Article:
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New courthouse seen as 'smart'

November 22, 2000

New courthouse seen as 'smart'



By LAURA ERNDE / Staff Writer

photo: RICHARD T. MEAGHER / staff photographer

As Gov. Parris Glendening officially dedicated the J. Louis Boublitz District Court Building in downtown Hagerstown Tuesday, he offered a glimpse of the city's future.

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Glendening said he wants the state to help pay for improvements such as lighting and sidewalks in downtown Hagerstown and in other urban centers across Maryland.

A $4.4 million proposal by local business leaders calls for adding parking spaces, widening alleys and making downtown more pedestrian-friendly around the planned University System of Maryland Hagerstown Education Center.

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Hagerstown city officials have proposed another $1.3 million in improvements around the new courthouse.

Glendening couldn't say how much money the state would contribute to those efforts.

He said he's working with legislative leaders to make what he calls urban parks the third leg of his Smart Growth initiative to curb sprawl.

Glendening has received nationwide recognition for the first two prongs of his Smart Growth plan - preserving agricultural land and keeping public buildings in population centers.

The new District Court building on Antietam Street is a perfect example because it's downtown next to existing support services, he said.

"This is, in fact, Smart Growth in action. It saves the taxpayers the cost of roads and other infrastructure," Glendening said. "We stop this trend of plowing over every dairy farm and open space we have."

Another example of Smart Growth is the University System of Maryland center, which will be in the former Baldwin House complex on West Washington Street, he said.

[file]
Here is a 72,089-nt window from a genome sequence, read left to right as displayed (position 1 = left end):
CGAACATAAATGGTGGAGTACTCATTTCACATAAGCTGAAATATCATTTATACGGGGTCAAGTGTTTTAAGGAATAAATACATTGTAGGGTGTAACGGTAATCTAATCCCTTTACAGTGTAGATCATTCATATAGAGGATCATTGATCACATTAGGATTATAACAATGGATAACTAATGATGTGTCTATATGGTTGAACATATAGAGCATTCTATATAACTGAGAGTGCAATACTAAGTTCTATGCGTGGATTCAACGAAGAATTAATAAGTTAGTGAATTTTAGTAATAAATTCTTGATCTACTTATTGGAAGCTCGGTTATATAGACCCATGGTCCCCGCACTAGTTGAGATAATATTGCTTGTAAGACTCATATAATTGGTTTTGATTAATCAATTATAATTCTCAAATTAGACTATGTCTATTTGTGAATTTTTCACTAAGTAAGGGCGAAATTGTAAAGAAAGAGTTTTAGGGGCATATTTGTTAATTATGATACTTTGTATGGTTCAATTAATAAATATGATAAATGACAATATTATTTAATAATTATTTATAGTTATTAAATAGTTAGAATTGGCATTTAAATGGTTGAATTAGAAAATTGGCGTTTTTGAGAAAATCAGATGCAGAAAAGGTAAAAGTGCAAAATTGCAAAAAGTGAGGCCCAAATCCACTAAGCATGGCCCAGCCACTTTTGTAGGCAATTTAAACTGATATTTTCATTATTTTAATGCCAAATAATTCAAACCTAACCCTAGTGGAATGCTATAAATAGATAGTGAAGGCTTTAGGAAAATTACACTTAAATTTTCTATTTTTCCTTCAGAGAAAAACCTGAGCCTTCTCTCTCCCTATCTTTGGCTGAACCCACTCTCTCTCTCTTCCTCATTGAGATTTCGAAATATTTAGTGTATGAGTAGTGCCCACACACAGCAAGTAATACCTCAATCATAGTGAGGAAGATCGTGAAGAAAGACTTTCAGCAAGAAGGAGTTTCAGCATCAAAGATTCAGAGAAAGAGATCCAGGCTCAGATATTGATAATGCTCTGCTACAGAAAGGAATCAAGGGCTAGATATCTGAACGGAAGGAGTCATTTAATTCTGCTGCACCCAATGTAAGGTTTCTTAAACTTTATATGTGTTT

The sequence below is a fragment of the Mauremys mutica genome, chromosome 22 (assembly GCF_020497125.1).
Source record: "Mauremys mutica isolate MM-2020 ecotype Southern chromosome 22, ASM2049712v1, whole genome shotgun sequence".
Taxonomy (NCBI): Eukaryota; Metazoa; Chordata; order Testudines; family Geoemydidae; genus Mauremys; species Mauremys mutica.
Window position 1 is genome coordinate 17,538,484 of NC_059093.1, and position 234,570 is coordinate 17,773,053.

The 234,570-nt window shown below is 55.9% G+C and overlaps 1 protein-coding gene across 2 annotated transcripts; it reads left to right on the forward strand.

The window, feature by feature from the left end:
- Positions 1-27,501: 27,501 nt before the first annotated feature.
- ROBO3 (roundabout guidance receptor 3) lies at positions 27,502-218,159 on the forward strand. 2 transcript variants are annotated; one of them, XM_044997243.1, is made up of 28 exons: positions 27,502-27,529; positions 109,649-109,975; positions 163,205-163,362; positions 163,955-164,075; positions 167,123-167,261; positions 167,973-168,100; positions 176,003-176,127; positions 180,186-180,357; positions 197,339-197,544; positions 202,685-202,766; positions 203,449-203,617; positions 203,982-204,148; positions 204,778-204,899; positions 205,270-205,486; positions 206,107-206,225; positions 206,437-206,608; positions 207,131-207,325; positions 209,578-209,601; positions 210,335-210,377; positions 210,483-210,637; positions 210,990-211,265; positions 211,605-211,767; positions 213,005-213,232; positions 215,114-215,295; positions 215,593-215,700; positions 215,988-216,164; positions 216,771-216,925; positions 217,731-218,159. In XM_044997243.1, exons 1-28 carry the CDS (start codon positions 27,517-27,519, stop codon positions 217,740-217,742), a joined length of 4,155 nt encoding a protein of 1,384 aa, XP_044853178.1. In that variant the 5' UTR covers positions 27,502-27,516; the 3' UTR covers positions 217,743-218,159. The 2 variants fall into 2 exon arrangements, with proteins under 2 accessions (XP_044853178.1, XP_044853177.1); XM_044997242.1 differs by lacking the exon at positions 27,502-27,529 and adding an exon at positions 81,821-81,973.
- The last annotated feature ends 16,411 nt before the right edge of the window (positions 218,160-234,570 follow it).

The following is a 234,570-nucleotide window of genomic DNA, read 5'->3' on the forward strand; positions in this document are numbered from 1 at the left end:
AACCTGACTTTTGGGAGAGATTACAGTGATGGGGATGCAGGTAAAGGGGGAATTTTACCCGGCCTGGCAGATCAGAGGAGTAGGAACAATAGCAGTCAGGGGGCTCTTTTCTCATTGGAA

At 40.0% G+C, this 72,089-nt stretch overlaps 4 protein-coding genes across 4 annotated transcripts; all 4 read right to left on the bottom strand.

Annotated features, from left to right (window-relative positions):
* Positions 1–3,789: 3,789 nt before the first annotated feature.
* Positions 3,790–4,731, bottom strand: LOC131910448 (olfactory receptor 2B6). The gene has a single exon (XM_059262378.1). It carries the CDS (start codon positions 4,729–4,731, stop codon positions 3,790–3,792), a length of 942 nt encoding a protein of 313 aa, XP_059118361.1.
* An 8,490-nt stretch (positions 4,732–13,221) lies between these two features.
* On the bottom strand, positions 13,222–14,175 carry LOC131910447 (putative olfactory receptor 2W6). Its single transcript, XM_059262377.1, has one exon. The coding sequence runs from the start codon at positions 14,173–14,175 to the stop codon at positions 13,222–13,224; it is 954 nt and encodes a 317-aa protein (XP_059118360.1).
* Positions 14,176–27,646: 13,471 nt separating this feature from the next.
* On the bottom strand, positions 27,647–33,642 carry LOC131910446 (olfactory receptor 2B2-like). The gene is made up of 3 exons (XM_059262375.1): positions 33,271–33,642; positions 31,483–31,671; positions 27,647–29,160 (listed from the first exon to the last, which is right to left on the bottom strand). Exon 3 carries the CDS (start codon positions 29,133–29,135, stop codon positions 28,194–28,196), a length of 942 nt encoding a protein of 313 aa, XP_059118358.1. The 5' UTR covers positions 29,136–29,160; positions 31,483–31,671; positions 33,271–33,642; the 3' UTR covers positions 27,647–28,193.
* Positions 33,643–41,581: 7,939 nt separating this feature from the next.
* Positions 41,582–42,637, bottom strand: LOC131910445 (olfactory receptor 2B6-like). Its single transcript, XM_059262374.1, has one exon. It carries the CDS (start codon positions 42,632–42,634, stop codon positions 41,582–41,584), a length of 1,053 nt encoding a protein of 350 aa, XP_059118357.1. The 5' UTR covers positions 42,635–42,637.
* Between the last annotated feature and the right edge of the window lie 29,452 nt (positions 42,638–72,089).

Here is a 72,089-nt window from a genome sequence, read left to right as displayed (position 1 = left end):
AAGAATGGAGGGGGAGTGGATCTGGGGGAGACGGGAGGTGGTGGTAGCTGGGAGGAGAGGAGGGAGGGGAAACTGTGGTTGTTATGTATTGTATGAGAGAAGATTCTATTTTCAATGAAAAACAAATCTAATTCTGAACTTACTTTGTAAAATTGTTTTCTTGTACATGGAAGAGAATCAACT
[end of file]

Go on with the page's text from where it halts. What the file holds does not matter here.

Glendening said the budget he'll present to the Maryland General Assembly in January will emphasize higher education and Smart Growth.

"The Hagerstown complex is there at exactly the right time," he said.

Del. Robert A. McKee, R-Washington, chairman of the Washington County Delegation to the Maryland General Assembly, said he was encouraged by Glendening's remarks.

Glendening got a warm reception from local elected officials and business leaders at the Frostburg University Center on West Washington Street just before the dedication ceremony.

Mayor Robert E. Bruchey II walked Glendening to the new courthouse via an alley that under the city's plan would become a bricked sidewalk with improved lighting.

Inside the new $3.9 million courthouse, an overflow crowd of about 150 people witnessed the dedication. One courtroom was standing room only and in another about 25 people watched via closed-circuit television.

"Hagerstown's future and Washington County's future is very bright, not just because of this one building, but because of the community spirit," Glendening said.

There were speakers from all three branches of government. They included House Speaker Casper R. Taylor Jr., D-Allegany; Martha F. Rasin, chief judge of the District Court of Maryland; and Robert M. Bell, chief judge of the Maryland Court of Appeals.

"You are looking at the product of good government," Rasin said.

The courthouse was named after the late Judge J. Louis Boublitz, one of two judges who served on the original District Court bench in Hagerstown when it was created in 1971.

The first district court sessions were held in Hagerstown City Hall. Four years later, the court was moved to its last home on West Washington Street, a former Montgomery Ward store.

Boublitz has been described as "firm and fair" and "a pillar of the judicial community," Rasin said. He retired in 1982 at the age of 68 and died in 1997 at the age of 83.

The judge's widow, Ethel Boublitz, and 10 nieces and nephews from his hometown of Baltimore attended the ceremony.

"This is such a great day. Lou would be overwhelmed at this honor," Ethel Boublitz said.

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